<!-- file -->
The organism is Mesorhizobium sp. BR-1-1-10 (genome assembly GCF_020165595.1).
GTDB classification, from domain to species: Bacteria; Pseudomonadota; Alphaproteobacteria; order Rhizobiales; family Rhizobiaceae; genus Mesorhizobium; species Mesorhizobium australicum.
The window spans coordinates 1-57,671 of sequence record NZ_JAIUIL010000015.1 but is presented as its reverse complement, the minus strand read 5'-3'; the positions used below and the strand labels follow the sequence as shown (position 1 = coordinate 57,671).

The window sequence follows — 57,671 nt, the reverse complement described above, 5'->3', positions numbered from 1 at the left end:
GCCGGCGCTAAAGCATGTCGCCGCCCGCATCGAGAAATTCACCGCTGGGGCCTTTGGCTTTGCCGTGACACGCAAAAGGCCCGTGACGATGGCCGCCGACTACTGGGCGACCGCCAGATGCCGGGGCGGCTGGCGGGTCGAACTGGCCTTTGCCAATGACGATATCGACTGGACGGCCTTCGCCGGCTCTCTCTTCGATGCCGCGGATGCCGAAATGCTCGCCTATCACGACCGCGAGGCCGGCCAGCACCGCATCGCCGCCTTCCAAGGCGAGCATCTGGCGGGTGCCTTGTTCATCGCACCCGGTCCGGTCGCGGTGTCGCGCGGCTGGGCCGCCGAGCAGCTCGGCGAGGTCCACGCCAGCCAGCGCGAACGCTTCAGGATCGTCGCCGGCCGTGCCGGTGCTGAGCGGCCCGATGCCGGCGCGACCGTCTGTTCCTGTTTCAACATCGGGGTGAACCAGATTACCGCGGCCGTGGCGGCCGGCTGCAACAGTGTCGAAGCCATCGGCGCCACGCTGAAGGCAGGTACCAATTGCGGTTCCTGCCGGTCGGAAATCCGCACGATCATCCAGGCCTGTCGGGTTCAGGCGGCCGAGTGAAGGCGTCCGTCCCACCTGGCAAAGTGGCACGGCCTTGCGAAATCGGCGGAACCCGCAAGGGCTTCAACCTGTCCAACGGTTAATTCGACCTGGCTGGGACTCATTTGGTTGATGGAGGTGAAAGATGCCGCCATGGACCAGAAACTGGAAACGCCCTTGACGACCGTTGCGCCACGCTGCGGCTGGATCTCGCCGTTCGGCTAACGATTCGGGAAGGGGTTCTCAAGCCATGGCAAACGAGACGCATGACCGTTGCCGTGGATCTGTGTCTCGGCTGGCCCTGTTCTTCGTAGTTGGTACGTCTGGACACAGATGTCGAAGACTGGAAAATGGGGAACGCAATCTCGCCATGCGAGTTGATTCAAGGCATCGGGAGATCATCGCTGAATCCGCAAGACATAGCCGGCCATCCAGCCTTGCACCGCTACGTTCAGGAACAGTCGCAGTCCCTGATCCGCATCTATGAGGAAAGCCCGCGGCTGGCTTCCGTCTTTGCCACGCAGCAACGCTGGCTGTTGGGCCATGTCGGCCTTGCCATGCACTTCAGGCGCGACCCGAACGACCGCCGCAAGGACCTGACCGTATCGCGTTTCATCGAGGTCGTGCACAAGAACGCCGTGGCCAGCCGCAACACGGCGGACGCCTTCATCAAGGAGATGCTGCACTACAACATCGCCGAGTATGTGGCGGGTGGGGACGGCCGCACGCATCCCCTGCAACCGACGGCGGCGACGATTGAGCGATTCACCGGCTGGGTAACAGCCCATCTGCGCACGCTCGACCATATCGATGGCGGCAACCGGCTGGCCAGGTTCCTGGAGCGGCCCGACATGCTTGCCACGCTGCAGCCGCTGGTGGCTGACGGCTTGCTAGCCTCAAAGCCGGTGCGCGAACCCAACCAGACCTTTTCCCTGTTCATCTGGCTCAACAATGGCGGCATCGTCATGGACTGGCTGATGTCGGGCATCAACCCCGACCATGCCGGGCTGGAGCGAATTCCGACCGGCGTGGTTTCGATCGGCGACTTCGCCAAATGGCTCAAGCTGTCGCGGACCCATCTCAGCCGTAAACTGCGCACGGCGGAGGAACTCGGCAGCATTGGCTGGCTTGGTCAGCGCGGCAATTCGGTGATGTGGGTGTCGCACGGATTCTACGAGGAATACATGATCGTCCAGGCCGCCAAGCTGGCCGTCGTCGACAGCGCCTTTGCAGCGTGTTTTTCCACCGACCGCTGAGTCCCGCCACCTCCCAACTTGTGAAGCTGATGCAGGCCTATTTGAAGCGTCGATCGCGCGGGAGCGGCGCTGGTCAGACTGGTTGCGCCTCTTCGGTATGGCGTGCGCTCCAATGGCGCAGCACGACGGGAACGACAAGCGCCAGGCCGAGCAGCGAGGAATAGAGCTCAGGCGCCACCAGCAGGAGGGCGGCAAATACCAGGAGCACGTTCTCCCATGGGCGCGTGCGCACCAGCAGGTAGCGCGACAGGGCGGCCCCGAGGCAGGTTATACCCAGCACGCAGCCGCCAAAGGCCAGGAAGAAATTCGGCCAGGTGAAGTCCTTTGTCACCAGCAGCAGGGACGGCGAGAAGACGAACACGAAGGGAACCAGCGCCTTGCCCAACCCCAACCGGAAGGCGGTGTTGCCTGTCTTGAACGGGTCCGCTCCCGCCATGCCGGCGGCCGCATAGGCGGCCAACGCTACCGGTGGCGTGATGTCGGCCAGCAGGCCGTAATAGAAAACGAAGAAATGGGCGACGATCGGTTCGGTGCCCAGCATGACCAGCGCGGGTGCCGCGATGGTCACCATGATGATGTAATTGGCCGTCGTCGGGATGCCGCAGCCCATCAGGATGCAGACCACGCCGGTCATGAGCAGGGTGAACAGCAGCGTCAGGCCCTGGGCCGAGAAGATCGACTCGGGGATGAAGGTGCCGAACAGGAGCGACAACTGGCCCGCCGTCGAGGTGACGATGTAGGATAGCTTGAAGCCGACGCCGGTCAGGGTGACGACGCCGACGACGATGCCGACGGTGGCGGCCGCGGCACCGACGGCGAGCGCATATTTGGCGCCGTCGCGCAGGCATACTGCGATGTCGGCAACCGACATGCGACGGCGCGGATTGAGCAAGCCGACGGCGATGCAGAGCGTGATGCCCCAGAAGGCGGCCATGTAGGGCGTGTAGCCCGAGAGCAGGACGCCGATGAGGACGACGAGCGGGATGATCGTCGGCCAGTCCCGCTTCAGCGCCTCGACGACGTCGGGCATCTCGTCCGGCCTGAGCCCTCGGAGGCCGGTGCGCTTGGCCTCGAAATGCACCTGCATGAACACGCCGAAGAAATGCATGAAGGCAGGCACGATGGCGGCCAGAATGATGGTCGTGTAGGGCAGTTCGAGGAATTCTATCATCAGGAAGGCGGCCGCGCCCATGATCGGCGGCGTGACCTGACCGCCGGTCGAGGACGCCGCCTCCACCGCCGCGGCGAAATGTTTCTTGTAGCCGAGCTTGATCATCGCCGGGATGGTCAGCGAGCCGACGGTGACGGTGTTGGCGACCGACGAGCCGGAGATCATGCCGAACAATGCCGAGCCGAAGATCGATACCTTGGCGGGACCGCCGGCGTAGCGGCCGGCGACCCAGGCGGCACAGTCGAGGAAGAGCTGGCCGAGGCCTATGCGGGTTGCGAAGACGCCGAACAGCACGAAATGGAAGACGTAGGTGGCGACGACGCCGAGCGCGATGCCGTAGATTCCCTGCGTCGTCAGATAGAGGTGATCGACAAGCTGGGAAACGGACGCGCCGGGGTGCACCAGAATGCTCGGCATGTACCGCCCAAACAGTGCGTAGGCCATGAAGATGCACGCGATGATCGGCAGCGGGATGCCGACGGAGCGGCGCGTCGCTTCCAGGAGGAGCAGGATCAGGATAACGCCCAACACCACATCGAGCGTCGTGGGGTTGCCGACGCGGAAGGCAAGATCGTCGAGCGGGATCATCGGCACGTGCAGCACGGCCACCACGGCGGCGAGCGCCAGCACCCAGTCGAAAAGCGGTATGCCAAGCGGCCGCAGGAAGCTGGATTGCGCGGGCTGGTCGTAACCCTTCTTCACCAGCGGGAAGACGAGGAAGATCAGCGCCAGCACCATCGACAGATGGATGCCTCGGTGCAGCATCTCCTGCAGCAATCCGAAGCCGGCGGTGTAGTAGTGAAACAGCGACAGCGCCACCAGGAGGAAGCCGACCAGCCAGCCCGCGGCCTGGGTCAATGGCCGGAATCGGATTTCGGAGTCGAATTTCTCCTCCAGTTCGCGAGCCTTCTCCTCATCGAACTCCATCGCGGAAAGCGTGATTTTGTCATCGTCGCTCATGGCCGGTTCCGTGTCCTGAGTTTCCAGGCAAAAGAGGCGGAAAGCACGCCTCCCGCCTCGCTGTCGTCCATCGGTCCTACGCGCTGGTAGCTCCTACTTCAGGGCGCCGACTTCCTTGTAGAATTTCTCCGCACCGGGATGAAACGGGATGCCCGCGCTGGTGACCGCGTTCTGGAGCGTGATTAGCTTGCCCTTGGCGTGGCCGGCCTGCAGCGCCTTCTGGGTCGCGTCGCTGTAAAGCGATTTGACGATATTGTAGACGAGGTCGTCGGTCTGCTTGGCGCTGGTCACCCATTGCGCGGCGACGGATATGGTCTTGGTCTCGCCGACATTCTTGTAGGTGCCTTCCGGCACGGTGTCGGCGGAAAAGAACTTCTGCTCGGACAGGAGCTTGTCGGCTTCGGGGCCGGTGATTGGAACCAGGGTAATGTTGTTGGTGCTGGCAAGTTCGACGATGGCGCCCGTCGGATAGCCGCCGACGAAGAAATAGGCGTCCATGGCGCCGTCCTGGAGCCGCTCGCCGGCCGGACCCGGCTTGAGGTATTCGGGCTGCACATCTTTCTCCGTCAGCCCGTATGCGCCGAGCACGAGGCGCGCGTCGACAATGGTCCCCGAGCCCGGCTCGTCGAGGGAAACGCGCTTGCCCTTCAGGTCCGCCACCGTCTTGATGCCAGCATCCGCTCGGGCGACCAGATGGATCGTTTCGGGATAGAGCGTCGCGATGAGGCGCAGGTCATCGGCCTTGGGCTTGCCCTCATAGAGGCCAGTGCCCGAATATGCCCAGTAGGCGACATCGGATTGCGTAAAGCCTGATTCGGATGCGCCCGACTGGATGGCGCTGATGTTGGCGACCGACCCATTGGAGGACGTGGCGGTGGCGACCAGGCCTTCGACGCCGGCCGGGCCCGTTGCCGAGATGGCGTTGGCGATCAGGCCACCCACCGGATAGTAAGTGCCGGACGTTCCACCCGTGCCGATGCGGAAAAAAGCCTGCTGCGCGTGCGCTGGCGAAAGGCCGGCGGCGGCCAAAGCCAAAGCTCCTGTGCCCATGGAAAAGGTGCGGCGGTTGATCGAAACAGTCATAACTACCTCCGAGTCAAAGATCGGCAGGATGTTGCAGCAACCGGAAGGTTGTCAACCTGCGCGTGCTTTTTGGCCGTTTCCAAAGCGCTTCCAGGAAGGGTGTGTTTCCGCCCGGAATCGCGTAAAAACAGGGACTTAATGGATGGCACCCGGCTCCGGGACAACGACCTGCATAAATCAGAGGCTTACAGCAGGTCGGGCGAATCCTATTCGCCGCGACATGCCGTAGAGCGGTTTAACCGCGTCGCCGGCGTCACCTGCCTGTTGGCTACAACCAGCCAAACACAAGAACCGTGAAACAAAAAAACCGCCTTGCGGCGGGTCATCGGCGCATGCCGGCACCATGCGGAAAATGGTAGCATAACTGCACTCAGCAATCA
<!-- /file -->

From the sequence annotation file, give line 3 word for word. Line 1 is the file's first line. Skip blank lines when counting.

The window spans coordinates 1-57,671 of sequence record NZ_JAIUIL010000015.1 but is presented as its reverse complement, the minus strand read 5'-3'; the positions used below and the strand labels follow the sequence as shown (position 1 = coordinate 57,671).